Best practices for capturing Barcode scanner data?

My question is more about how to handle a bunch of streaming data on an ethernet network that may be coming into my PLC at an unknown rate. The fact that it is coming from a barcode scanner is somewhat irrelevant.

I have PLC logic that is taking string data from a Barcode scanner and placing it into a string called RAW_INPUT. When this RAW_INPUT string changes, I push the value into a FIFO (array of Strings) named SCANNER_FIFO via PLC logic since this signifies a new barcode being scanned. When the array isn’t empty, I turn the DATA_WAITING bit on in the PLC. I then have a timed Client script that checks the value of the DATA_WAITING bit every 1000ms. If the DATA_WAITING bit is on, I write a 1 to the HMI_DATA_REQUEST bit in the PLC, which reads the latest barcode string from SCANNER_FIFO and moves it into BARCODE_DATA. I then have a tag change script in Ignition monitoring BARCODE_DATA to perform all the HMI-related operations whenever I see the value change to anything other than an empty string. This is where the storing of the value in a database, updating some counters on the HMI, etc, occur. Basically, my goal of this SCANNER_FIFO and PLC logic is to queue up the input data (which can be coming at an unknown rate) to present it to my Ignition application in a consistent and controlled manner.

When I setup simulation logic in the PLC (for stress-testing) to push a new simulated Barcode value to RAW_INPUT, I find that out of every 1000 codes being simulated, the HMI tends to “miss” a few. It is definitely better than when I was attempting to monitor the RAW_INPUT tag for changes directly.

I have a special scan class for the trigger and string tags. (Method:direct, slow rate:250ms). My client script is running every 1000ms as mentioned previously, and I have a 500ms dwell built in to the PLC logic that will turn the DATA_WAITING bit on (it will stay off for 500ms in between “data requests” if there is more than one barcode value available in the FIFO.) I can always increase all my delays and intervals to play it safe, but I want to make sure I am not masking any design flaws in the process of doing that.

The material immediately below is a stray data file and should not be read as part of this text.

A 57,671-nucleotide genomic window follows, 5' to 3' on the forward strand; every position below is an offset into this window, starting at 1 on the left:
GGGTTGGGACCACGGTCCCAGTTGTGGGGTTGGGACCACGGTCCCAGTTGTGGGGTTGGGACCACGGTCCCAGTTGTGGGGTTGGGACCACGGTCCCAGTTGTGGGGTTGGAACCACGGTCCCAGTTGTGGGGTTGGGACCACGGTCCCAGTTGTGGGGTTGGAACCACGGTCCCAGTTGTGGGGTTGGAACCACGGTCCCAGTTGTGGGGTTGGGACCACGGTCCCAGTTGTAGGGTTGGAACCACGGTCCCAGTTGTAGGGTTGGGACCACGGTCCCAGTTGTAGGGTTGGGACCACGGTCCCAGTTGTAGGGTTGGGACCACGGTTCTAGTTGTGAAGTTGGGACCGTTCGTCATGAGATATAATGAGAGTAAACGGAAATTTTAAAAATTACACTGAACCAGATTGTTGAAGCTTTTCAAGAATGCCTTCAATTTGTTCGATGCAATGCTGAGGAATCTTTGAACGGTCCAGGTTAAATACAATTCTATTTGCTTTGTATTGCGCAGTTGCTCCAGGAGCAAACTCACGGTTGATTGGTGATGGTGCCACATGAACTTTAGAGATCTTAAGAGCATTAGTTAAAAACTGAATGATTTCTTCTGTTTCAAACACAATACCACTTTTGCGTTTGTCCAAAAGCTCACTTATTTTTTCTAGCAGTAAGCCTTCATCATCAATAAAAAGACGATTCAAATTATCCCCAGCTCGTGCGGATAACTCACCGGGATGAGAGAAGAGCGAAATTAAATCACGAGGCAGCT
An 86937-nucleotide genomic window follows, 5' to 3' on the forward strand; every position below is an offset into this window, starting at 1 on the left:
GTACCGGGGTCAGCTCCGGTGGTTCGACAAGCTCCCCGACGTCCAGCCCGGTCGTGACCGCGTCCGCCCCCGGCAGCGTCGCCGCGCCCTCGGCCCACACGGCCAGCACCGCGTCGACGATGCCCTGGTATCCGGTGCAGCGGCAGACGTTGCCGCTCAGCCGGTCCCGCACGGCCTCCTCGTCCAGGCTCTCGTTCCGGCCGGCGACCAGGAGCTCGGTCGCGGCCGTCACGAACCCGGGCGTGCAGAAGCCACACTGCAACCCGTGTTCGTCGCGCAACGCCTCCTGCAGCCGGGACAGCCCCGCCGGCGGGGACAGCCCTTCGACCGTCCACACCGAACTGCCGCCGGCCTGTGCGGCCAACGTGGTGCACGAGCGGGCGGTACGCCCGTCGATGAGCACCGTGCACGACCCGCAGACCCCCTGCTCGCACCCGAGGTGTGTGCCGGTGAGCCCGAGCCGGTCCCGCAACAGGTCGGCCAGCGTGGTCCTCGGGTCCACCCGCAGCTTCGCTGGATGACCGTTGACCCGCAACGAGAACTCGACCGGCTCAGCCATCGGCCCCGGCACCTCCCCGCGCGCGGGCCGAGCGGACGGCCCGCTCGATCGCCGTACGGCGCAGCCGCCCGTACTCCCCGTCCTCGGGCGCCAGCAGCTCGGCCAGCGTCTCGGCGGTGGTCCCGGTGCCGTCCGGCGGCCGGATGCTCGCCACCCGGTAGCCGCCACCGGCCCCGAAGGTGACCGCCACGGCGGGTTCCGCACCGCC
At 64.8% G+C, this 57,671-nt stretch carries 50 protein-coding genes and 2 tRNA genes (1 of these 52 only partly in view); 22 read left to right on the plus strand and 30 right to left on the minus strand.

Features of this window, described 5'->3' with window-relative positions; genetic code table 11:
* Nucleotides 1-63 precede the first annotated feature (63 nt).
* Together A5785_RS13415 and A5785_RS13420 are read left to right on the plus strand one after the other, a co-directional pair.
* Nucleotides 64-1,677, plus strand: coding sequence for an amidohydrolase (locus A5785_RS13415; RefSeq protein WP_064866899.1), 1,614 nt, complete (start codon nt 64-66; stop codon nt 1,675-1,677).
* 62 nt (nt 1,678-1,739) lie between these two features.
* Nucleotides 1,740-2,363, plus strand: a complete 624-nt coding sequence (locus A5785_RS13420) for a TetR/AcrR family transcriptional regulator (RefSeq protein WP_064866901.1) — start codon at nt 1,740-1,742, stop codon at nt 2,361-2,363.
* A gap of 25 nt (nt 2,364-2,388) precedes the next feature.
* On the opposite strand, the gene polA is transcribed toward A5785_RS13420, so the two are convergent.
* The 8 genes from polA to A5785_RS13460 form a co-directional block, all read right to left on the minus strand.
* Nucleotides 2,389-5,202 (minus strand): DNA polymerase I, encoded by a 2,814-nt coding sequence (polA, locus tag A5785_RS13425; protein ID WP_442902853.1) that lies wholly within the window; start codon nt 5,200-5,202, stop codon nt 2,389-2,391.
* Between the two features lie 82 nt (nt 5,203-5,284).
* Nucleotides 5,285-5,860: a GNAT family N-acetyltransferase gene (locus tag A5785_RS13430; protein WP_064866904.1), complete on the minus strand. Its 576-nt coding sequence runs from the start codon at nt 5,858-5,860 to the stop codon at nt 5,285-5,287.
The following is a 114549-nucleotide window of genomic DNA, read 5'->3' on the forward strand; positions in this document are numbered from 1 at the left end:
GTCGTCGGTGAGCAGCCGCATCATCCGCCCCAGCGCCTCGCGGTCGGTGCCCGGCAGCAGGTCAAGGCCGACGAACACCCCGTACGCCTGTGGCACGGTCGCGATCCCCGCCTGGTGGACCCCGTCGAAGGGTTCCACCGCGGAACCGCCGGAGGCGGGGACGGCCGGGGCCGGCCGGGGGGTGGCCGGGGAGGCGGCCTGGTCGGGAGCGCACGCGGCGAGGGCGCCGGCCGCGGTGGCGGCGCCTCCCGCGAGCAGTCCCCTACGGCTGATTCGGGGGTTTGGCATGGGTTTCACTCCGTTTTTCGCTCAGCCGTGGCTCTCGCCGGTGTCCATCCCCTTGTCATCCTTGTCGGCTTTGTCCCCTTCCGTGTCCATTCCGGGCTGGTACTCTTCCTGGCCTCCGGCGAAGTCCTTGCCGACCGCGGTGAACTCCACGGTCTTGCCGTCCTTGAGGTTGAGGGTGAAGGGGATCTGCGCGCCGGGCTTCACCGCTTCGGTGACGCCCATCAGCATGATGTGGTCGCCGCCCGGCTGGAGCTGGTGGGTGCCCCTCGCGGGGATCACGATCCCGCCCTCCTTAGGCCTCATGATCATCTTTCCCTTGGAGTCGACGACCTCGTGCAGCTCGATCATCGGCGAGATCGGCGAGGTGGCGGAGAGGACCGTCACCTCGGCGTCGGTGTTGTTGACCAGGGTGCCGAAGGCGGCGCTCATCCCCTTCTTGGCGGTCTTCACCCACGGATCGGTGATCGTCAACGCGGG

Please let me know if there is anything I can do to explain this better.


Some other info: I did not use a Tag Change script on DATA_WAITING because I was concerned about triggers being missed. If one trigger gets missed (if I don’t see the bit go low in between barcodes), I’ll never be able to trigger the HMI_DATA_REQUEST bit, which causes the PLC logic to copy the latest data into BARCODE_DATA and turn off DATA_WAITING (until the dwell timer expires)

I’m not sure it needs to be as complicated as you’ve described. It may work to run your script as a gateway event script which is triggered off of the change of the RAW_INPUT tag. If you have your the RAW_INPUT tag being scanned at a fast rate (<500ms) then this should work to catch all scans provided they are at least 1 second apart to give your script time to run. See the ‘Tag Event Scripts’ section in the manual for info relating to how five changes can be queued while the script is running.

How is the barcode data being transmitted to the PLC from the scanner?

The scanner communicates with the PLC over ethernet.

The problem with simply monitoring the RAW_INPUT tag is that if that tag changes twice before Ignition reads it we will miss barcodes.

If the scans are coming in less than 1 second intervals I might try moving the scanned data into alternating buffer tags and triggering the tag change script off of each of these tags.

I like the FIFO idea, but I might have done the flow a bit differently.

Incoming Data:
–Scan Barcode
–Append a 0-9 digit. The first one gets a zero, next next a one, etc, rolling over after 9. This ensures that at least one character is different between scans.
–Stick the result into the FIFO.

Outgoing Data:
– Read from FIFO into whatever location for Ignition to rad it.
– After Ignition processes it, send the same string back. When the strings are equal , you know the process is complete.
– Rinse, repeat.